Poliomyelitis, tetanus, diphtheria, pertussis, measles, rubella, mumps, invasive Haemophilus influenzae type b disease
Poliomyelitis, tetanus and diphtheria
Australia and the Western Pacific region have been declared polio free, but the overseas acquired case in 2007 highlights the ongoing need for high vaccination coverage and improved active surveillance for acute flaccid paralysis until global eradication is achieved. The routine use of IPV, implemented in late 2005, will eliminate the small risk of vaccine-associated paralytic poliomyelitis. With the replacement of OPV with IPV in Australia, incidental detection of polioviruses in faecal specimens should no longer occur. Future poliovirus isolations will, therefore, require full investigation. Tetanus continues to occur at a very low but declining rate with an average of 3 cases per year in 2006–2007 compared with 4 per year in 2003–2005. Tetanus is now largely a disease of older adults, reinforcing the need to check tetanus vaccination status when older adults present for other reasons, such as a routine visit for annual influenza vaccination. There is an ongoing risk of importation of diphtheria into Australia from regions where diphtheria is not well controlled, reinforcing the need for ensuring adequate immunisation across all age groups, especially among travellers.
Pertussis remains a disease that is difficult to control and whose data are difficult to interpret. The period 2006–2007 saw lower notification and hospitalisation rates than the previous 3-year period which included an epidemic. Notification rates decreased in children and adolescents, with the greatest decrease seen in adolescents following the commencement of school-based vaccination in 2003–2004. However, there were marked increases in notification rates in adults and hospitalisation rates in the elderly. It remains unclear how much of these increases was due to false positive results from serology testing, an issue that was detected and rectified in 2006. There are limited data on morbidity and mortality from pertussis in older persons internationally, but the continuing high notification and hospitalisation rates, as well as 2 deaths, seen in Australia suggests that immunisation against pertussis as well as tetanus is an important consideration in persons >60 years of age. Currently immunisation is only recommended in the context of potential contact with young infants.3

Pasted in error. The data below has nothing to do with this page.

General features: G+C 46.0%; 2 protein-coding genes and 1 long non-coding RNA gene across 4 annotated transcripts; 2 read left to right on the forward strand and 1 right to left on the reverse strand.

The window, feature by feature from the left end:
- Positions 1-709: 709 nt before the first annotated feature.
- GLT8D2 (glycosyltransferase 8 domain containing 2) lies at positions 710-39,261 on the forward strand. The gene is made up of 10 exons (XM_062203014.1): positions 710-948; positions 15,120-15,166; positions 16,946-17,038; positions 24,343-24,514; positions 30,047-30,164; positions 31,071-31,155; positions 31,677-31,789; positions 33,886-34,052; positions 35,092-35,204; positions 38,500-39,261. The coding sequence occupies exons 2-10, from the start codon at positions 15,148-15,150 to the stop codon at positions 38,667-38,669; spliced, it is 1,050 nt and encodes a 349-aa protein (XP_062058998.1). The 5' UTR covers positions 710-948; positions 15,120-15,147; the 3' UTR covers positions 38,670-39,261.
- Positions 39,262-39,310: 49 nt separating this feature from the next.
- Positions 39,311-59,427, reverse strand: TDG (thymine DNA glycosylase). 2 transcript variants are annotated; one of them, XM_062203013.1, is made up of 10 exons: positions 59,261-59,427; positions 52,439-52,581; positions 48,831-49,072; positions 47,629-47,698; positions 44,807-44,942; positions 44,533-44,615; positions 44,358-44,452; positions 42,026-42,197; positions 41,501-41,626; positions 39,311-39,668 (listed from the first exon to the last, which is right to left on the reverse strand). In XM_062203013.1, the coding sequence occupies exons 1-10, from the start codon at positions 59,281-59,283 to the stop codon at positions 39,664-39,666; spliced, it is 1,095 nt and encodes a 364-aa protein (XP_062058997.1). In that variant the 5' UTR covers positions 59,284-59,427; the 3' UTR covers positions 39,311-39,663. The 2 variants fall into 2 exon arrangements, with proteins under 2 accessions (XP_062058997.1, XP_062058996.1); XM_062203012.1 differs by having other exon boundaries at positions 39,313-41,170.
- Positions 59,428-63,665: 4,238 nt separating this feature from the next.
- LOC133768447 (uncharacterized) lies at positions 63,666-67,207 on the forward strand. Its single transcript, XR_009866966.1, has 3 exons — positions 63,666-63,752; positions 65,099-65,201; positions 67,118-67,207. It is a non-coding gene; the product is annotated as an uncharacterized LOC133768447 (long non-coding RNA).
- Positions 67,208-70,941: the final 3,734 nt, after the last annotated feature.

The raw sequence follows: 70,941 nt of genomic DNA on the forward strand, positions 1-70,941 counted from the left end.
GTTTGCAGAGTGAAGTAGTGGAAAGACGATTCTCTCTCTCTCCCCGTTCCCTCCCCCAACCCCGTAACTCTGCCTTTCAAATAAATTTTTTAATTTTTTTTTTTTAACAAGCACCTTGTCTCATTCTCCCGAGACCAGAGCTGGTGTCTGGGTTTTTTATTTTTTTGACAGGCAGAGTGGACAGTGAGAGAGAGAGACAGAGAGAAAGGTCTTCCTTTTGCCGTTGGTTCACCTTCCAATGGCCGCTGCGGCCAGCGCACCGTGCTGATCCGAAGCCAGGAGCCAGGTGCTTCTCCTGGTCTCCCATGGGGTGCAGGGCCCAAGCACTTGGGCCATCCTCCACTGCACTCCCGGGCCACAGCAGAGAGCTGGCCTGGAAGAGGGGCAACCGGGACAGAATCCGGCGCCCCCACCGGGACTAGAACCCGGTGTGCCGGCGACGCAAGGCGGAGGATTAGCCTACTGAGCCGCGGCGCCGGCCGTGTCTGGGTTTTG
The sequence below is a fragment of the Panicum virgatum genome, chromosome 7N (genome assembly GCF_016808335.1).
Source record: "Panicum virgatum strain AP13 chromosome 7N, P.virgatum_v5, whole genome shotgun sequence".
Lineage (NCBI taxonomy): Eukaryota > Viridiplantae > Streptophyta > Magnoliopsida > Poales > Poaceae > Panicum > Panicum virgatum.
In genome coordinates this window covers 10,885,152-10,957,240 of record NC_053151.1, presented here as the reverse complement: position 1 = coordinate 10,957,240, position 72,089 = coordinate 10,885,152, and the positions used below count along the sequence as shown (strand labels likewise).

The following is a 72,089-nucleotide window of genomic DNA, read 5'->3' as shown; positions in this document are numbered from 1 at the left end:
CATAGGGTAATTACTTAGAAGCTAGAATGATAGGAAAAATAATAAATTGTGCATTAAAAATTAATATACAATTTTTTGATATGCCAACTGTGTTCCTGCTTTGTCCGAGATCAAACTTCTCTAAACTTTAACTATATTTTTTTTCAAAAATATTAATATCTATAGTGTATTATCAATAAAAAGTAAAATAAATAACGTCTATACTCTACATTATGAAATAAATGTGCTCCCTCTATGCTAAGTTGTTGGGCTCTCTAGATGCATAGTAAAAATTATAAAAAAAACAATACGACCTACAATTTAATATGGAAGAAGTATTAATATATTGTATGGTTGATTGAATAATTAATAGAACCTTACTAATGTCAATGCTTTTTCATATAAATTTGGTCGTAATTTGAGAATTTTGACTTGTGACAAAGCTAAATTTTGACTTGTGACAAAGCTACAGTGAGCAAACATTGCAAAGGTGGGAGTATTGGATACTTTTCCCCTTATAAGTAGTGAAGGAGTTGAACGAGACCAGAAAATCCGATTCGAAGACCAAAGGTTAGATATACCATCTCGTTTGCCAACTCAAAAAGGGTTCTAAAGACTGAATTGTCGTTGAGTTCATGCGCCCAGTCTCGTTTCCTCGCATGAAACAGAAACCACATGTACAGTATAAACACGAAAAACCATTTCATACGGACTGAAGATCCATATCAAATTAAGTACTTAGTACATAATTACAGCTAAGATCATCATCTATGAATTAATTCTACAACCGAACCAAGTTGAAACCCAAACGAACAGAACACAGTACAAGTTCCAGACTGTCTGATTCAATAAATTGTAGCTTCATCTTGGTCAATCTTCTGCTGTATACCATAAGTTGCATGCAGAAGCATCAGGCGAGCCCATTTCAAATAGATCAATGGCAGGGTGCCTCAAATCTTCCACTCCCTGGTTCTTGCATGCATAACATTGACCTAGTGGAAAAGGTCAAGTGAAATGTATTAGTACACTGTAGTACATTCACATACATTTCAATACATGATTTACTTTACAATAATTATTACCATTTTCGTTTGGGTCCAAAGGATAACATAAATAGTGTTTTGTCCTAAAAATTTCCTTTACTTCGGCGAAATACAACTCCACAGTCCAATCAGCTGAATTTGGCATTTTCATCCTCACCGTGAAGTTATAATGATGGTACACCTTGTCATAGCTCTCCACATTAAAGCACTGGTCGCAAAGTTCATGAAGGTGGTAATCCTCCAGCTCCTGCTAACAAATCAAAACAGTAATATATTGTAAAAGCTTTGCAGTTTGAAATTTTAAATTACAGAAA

Measles and rubella
During 2006–2007, measles and rubella notifications and hospitalisations continued at very low levels, similar to those in the previous 2–3 year period. A relatively large number of cases were reported in 2006 predominantly associated with an outbreak in a community opposed to immunisation. Most, but not all, other outbreaks in the period were linked to overseas acquired cases. This is still consistent with the elimination of endemic transmission in Australia as these outbreaks were not sustained. Unlike in previous reports, young adults did not have the highest notification rate during this study period. However, more data are required before their continued status as a susceptible age group can be ruled out. The maintenance of high 2-dose vaccine coverage in pre-school children remains the cornerstone of measles control, but increased emphasis on travel vaccination and monitoring of imported cases may require more attention in the future. For rubella, despite low numbers of reported infections, 2 cases of congenital rubella syndrome were reported. While there are high levels of rubella immunity in the general population, immigrant women from some countries, and Indigenous women in some communities, have been identified as having lower immunity and being therefore at higher risk of infection in pregnancy. The laboratory identification and typing of measles isolates is now a critical component of surveillance to demonstrate the absence of circulating endemic strains. This is likely to be required for rubella in the future when the goal of elimination is adopted.
A considerable increase in mumps notifications was seen in 2006 and especially in 2007, predominantly in adolescents and young adults, many of whom were born at a time of relatively low vaccination coverage, a single-dose schedule, and reduced circulation of wild virus. While the largest numbers came from New South Wales, outbreaks were also seen in Indigenous communities in the Northern Territory and the Kimberley region of Western Australia, where a reduced response to an earlier dose given at 9 months of age in the Northern Territory in the 1980s and 1990s appears to be a contributing factor. However, as well as reduced immunity due to these factors, a substantial minority of Indigenous and non-Indigenous cases had received 2 doses of vaccine, at 12 months of age and in adolescence. This had also been observed in the USA and the UK previously, where epidemics had peaked earlier than in Australia. This is probably attributable to lesser and less sustained antibody responses to mumps antigen compared with measles and rubella and may warrant consideration of an additional booster dose, at least in some settings.
Invasive Haemophilus influenzae type b disease
The virtual disappearance of invasive Hib disease among children aged <5 years has been an ongoing success story for vaccination with continued year-on-year falls in notifications of invasive Hib disease during 2006–2007. Laboratory confirmation with definitive typing remains very important now that Hib disease is even rarer and as the relative incidence of non-type b invasive Haemophilus influenzae increases. Surveillance of Hib disease, through hospitalisation data, would greatly benefit from a specific ICD code for type b disease, which would provide an additional source of information independent from notifications.